Over at the American Spectator, Jeffrey Lord recently asked whether the 2014 congressional mid-term elections would be more like a "wave" or an "earthquake." Chances are, it'll be neither.
But let's not get ahead of ourselves. What do these terms mean? Lord defines a wave election as one in which a party gains many seats, but only temporarily, and they are unable to make fundamental shifts in the political environment. Earthquakes, however, "leave an immutable trail of wreckage in their wake. What follows is a massive rebuilding and replacement of what once seemed solid as a rock." As he notes, the political science synonym for earthquake is "realignment."
Republicans don't have much ability to turn this year's election into a wave or an earthquake or anything else. The big part of the election that they could influence—the recruitment of challengers—has already happened.
And there's where he runs into trouble. As David Mayhew thoroughly demonstrated in a book a few years ago, the concept of a re-aligning election is basically a meaningless one. Yes, party coalitions do shift, sometimes dramatically and sometimes very slowly, but particular election results can generally be explained by the "fundamentals" of the political environment—the condition of the economy, the popularity of the president, international crises, etc. The elections of 1930 and 1932, for example, were undoubtedly important, giving Democrats large and durable majorities in the Congress and ultimately the presidency, but we shouldn't ascribe too much significance to them. Voters were simply responding predictably to horrible economic conditions by throwing the previous ruling party out of power. Conversely, when the economy expanded quickly in the mid-1930s, voters responded by re-electing Democrats by large margins. As Larry Bartels notes, this same pattern played out all over the world in response to the Great Depression.
Lord makes the mistake of assuming that parties and individual candidates have the power to determine whether an election will be a wave or an earthquake or whatever. For example:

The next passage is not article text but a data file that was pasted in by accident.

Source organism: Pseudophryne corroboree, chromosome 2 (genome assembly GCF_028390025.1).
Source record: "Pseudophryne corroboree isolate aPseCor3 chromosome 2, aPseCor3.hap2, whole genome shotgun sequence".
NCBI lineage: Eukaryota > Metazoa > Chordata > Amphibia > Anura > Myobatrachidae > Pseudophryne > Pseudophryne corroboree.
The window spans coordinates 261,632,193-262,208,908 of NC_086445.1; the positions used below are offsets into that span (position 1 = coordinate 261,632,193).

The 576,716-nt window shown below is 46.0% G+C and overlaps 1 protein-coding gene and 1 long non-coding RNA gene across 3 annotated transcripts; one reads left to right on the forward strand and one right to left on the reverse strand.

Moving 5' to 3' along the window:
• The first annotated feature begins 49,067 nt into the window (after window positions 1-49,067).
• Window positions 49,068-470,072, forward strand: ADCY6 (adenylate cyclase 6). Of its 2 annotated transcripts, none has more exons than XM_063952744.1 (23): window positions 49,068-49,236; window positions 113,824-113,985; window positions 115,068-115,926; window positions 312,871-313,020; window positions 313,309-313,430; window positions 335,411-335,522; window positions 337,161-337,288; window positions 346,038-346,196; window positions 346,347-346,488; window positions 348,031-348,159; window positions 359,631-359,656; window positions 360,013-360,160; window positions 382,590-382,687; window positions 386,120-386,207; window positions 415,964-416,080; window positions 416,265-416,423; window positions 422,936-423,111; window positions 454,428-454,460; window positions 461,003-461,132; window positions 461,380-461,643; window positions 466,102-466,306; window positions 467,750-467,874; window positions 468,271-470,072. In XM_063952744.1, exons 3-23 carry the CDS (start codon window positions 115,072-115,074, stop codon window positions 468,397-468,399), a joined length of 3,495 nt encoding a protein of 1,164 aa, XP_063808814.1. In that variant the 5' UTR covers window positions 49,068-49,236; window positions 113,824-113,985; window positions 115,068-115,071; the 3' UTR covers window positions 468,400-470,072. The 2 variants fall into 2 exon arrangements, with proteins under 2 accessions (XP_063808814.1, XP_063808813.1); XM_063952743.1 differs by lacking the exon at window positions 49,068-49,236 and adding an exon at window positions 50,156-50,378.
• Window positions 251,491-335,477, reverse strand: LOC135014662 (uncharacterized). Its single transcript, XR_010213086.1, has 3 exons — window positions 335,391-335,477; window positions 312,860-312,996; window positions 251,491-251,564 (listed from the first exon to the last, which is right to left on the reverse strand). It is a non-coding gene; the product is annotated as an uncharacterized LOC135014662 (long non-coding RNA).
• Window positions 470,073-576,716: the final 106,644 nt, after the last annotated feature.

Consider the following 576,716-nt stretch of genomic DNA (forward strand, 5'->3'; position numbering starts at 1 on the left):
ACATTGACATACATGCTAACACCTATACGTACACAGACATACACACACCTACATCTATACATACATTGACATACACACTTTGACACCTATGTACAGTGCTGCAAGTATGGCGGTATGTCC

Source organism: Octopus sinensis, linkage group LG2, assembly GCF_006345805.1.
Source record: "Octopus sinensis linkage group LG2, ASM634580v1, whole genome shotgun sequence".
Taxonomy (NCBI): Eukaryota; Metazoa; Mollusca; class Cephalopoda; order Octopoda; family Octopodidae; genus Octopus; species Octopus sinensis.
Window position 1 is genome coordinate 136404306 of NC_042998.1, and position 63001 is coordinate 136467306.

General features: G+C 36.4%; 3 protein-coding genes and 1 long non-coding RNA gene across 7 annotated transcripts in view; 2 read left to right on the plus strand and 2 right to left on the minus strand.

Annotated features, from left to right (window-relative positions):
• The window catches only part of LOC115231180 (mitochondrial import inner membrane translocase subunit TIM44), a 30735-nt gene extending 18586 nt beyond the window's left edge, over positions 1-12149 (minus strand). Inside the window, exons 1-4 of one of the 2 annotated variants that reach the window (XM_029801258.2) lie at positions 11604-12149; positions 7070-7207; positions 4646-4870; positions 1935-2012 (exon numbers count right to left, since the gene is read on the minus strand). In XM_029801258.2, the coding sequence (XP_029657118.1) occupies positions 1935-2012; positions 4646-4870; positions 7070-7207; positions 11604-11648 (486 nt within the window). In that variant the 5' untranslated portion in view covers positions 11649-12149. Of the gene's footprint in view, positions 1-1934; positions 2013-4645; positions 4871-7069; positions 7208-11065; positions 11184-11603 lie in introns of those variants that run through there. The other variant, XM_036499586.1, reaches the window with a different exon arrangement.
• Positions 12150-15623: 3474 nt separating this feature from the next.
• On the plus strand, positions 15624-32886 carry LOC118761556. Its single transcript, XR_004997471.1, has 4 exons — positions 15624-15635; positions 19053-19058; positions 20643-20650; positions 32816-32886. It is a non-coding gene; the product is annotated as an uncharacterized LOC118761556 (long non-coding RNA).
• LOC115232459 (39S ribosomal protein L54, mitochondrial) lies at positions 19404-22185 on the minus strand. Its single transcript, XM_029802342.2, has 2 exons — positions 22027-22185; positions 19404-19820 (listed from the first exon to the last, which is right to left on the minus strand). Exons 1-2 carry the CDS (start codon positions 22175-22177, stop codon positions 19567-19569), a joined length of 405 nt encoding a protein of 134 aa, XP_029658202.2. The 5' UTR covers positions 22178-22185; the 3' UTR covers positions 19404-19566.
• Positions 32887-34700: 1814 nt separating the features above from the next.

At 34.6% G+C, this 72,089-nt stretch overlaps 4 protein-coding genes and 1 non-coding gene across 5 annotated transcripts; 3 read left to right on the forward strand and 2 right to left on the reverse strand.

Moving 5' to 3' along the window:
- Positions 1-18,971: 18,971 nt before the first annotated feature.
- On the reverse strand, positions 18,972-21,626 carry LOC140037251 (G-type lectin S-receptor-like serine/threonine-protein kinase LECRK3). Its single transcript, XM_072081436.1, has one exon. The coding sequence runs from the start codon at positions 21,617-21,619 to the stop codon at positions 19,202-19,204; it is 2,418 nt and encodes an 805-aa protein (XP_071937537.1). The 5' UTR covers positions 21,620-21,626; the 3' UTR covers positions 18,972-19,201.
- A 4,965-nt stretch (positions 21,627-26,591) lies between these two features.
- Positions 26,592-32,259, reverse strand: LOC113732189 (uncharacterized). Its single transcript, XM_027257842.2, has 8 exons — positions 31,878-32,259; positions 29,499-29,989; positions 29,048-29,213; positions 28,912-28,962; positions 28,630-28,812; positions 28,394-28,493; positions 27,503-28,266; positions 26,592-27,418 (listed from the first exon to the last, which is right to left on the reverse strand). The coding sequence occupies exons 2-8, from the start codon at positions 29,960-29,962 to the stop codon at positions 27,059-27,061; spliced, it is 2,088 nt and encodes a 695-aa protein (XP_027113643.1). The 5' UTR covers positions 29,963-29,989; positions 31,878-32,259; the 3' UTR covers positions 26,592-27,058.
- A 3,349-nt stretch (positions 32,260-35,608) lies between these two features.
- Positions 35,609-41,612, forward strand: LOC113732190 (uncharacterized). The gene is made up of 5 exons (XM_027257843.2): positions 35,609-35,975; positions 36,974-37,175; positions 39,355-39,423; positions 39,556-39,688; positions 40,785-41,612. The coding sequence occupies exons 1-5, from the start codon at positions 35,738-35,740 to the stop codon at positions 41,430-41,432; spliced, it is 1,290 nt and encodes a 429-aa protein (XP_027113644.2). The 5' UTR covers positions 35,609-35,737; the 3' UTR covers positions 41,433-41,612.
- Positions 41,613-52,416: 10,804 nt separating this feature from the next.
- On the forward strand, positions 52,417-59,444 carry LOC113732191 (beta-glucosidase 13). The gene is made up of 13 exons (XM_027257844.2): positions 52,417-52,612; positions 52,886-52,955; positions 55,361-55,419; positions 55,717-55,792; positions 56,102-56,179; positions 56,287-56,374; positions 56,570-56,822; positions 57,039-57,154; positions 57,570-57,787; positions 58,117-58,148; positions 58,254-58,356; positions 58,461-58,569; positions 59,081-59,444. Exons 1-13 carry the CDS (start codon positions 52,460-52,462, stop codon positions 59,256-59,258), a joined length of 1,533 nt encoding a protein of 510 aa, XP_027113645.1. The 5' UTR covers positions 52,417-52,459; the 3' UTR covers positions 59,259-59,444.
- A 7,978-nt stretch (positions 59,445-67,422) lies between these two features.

Clinton was ... rebuked for going left early in the 1994 elections, and so he triangulated ... engaging with Newt Gingrich and taking conservative stances on welfare reform and other issues. Or in other words, sensing an earthquake, Clinton opted for the wave.
No, this doesn't make much sense. The 1994 election results, which put Republicans in charge of the Congress for the first time in 40 years, were a product of the fundamentals: a tepid and early economic recovery, an unpopular president, and the fact that so many Southern white voters were in the midst of a decades-long shift from being atypically conservative Democrats to typically conservative Republicans. President Clinton's moderate stances were not completely irrelevant to his re-election in 1996, but again, the fundamentals speak extremely loudly. The president was more popular than he'd been a few years earlier, the economy was expanding strongly and steadily, and the nation was at peace. Presidents get re-elected under these circumstances.
Similarly, Republicans don't have much ability to turn this year's election into a wave or an earthquake or anything else. The big part of the election that they could influence—the recruitment of challengers—has already happened, and Republicans largely succeeded there (or at least they haven't picked any Todd Akin-like candidates to run for major office this year). Now it's just a matter of House and Senate Democrats defending somewhat challenging turf in a year when their president has middling approval ratings and the economy is enjoying modest growth. These are conditions consistent with modest losses by the president's party, and that's precisely what forecastssuggest will happen. Yes, some campaign tactics and expenditures may affect races at the margins, but they're only at the margins because the fundamentals brought them there.
And what if the Republicans take the Senate and make some gains in the House this year? Can they use those gains to seize the White House in 2016? Not really. The party's behavior in office isn't completely irrelevant to elections, but the 2016 presidential race is an open-seat one, meaning that it's basically up for grabs. As Mayhew notes, such elections historically split 50-50; Democrats will have an advantage if the economy is expanding in 2016, Republicans will have the advantage if it's in recession.
Maybe Republicans will, by sheer luck, have two strong elections in a row, and maybe writers like Lord will later retroactively impose a title like "earthquake" upon it. But that doesn't mean the Earth actually moved.